Adire Her­itage Fes­ti­val… A Lift For Nige­ria’s Indige­nous Tex­tile In­dus­try

The Guardian (Nigeria) - - HERITAGE - By Eni­fome Ukodie

WHILE Nige­ri­ans at home still shame­lessly ape and pa­tro­n­ise for­eign prod­ucts with­out putting any pre­mium on in­her­ited, indige­nous prod­ucts, much less rais­ing their pro­files to in­ter­na­tional stan­dard, those in the Di­as­pora are singing a con­trary, heart­warm­ing tune. The Adire Her­itage Fes­ti­val, which ended last Sun­day at Free­dom Park, bore out the Di­as­pora’s pas­sion and aware­ness that look­ing home-wards, both for cul­tural and eco­nomic re-engi­neer­ing, is how Amer­ica and Europe con­quered the world, with soft power and turned Africans to be poor mir­ror-im­ages of the west.

This year’s fes­ti­val, the se­cond, was aimed at show­cas­ing Yoruba tex­tile, adire, her­itage on a global plat­form through fash­ion, mu­sic, life­style, po­etry, sculp­tures, dance, and food.

Ac­cord­ing to U.k.-based head or­gan­iser of the indige­nous tex­tile fest, Mr. Omo­tunde Ko­mo­lafe, the fes­ti­val, which holds yearly, both in Nige­ria and Europe, is a means to en­cour­ag­ing Nige­ri­ans in the Di­as­pora, who are do­ing great to come home to share their ideas and also give back to the com­mu­nity, where they were born. He also noted that Nige­ri­ans must be­gin to ap­pro­pri­ate their in­her­ited indige­nous cre­ativ­ity, knowl­edge sys­tems and prod­ucts, in­no­vate and mod­ernise them to suite cur­rent trends and profit from them the way the west does.

With gov­ern­ment talk­ing tourism and seek­ing new ways to gen­er­ate wealth for the coun­try away from oil, Ko­mo­lafe said, I” be­lieve this ( adire fes­ti­val) will be a good medium for tourism and wealth ac­qui­si­tion.”

The fes­ti­val turned out to be a call for the unity of all cul­tures, as it fea­tured a va­ri­ety of dis­plays from Nige­ria’s ma­jor tribes. Over 40 brands, com­pa­nies and ven­dors show­cased var­i­ous in­dige­nously fash­ioned wares that were pleas­antly unique on ac­count of the crafts­man­ship and in­no­va­tive­ness that went into their mak­ing. Ko­mo­lafe said although adire is a Yoruba indige­nous fab­ric, the sig­nif­i­cance of pro­mot­ing cul­ture through the fes­ti­val lies in its em­bod­i­ment of other Nige­rian cul­tures, a rep­re­sen­ta­tion of the whole and a medium to call at­ten­tion to other indige­nous cul­tural prod­ucts ly­ing fal­low all over the coun­try and still wait­ing to be har­nessed.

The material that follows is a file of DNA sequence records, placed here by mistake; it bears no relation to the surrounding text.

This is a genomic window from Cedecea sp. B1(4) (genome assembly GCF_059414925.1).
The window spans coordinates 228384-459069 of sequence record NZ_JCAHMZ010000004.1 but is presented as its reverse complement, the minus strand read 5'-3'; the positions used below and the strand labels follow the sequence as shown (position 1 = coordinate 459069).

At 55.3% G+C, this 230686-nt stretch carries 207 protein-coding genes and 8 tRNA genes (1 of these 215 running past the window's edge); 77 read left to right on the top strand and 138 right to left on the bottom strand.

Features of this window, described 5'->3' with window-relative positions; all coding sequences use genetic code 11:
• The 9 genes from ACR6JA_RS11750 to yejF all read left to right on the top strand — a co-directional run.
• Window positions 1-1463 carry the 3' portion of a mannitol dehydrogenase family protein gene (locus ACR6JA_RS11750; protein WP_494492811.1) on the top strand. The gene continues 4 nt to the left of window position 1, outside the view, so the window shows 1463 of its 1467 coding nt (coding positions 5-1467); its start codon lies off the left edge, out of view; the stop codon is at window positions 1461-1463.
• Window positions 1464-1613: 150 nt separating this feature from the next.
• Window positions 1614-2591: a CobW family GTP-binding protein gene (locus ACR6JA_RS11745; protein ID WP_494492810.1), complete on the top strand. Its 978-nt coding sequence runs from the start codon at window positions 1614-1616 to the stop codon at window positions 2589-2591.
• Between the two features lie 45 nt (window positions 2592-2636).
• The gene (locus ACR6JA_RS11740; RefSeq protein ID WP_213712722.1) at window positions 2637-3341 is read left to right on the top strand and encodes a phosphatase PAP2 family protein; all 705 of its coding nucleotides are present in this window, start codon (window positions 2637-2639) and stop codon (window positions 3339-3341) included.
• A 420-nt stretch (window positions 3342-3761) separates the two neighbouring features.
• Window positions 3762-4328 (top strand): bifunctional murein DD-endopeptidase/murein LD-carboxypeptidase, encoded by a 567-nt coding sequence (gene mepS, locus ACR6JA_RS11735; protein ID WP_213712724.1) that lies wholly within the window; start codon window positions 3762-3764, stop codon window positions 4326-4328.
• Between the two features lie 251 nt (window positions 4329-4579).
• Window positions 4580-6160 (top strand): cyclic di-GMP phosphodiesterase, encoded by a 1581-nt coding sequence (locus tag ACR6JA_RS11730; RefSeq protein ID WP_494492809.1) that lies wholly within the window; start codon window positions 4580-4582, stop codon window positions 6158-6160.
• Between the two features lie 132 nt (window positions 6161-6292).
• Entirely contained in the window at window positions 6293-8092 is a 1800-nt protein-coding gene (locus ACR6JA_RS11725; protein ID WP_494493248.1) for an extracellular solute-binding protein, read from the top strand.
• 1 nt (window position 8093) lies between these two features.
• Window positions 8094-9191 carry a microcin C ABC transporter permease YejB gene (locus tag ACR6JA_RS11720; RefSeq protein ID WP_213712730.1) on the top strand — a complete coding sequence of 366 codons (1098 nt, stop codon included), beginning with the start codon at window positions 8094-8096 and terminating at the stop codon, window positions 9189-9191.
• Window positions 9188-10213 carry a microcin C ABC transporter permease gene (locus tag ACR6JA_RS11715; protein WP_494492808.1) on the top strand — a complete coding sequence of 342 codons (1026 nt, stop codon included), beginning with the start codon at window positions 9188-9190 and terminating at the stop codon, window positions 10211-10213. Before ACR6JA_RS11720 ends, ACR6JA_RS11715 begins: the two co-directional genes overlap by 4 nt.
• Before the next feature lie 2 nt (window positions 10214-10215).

To qual­ify for a stand at this year’s fes­ti­val, ex­hibitors were ex­pected to have a run­ning busi­ness or brand with which they could show­case their brands that must also have some­thing orig­i­nal to Nige­ria or Africa. Some of the brands present were Crowngis, Ex­pres­sion, Vivid Arts Gallery, Eso­er­emo, Harpheez Art, Teranga Art Gallery, Great Sparkles1 Events, House of Lit­tle Trea­sures, among oth­ers.

While giv­ing her ex­pec­ta­tion of the fes­ti­val, CEO of House of Lit­tle Trea­sures, Nike De­nis, said: “I think that any­thing African is some­thing that sparks global in­ter­est. It sparkles within us, not to talk of the peo­ple that would come from other coun­tries for such fes­ti­val. Peo­ple have trav­elled far just to be here and I am re­ally ex­cited to be able to show­case all the beau­ti­ful things that we have here in Africa.”

Eri­ata Orib­ha­bor-led Po­ets in Nige­ria (PIN), a not-for-profit lit­er­ary ini­tia­tive de­signed to stim­u­late in­ter­est in po­etry writ­ing, read­ing and per­for­mances across the coun­try, was also part of the adire cul­tural fi­esta. Eleha Ibrahim, a mem­ber of the po­etry group, said Po­ets in Nige­ria were part­ner­ing with the or­gan­is­ers to show­case “what we have here in Nige­ria in terms of lit­er­a­ture, books, and spo­ken word per­for­mances. We want to eradi- cate the wrong idea that po­etry is lim­ited to only writ­ten forms. Po­etry in Nige­ria has been re­formed from what it used to be. Po­ets to­day have col­lab­o­ra­tions with mu­sic artistes, and po­etry has been gain­ing a very huge au­di­ence by fit­ting into var­i­ous as­pects of our so­ci­ety,” he said.

Po­ets in Nige­ria mem­bers per­formed pieces on the clos­ing day to spice up the cul­tural fest. Other mu­sic and per­for­mance con­certs were an ex­tra that added spice to the fes­ti­val. Mary Whyte and her band, an Igbo rap artiste, Chuka, with his afro-ge­nius swag that wooed the au­di­ence and Amarachi Atama, whose per­for­mance chants in Igbo struck a cord brought the fes­ti­val to a glo­ri­ous end. There were also Chuqa Ndu, Ben Priset, Vala Kids Dance Acad­emy and Womba Africa Drum­mers. Other high­lights in­cluded, fash­ion show, arts and crafts show, raf­fle draws, gele (head­gear) con­test, and hair show.

Ko­mo­lafe also ex­plained the sig­nif­i­cance of the iconic venue, Free­dom Park, to the fes­ti­val’s mis­sion. Ac­cord­ing to him: “The park has his­tor­i­cal value, as it was con­structed to pre­serve the his­tory and cul­tural her­itage of Nige­ri­ans. Free­dom Park has be­come a venue for di­verse so­cial events and recre­ational entertainment. A lot of peo­ple come in and out daily for a va­ri­ety of events at the Free­dom Park!”

Adire and bead stand at the fes­ti­val

Omo­tunde Ko­mo­lafe and Chief Frank Okonta, spot­ting adire, at a ses­sion dur­ing the fes­ti­val

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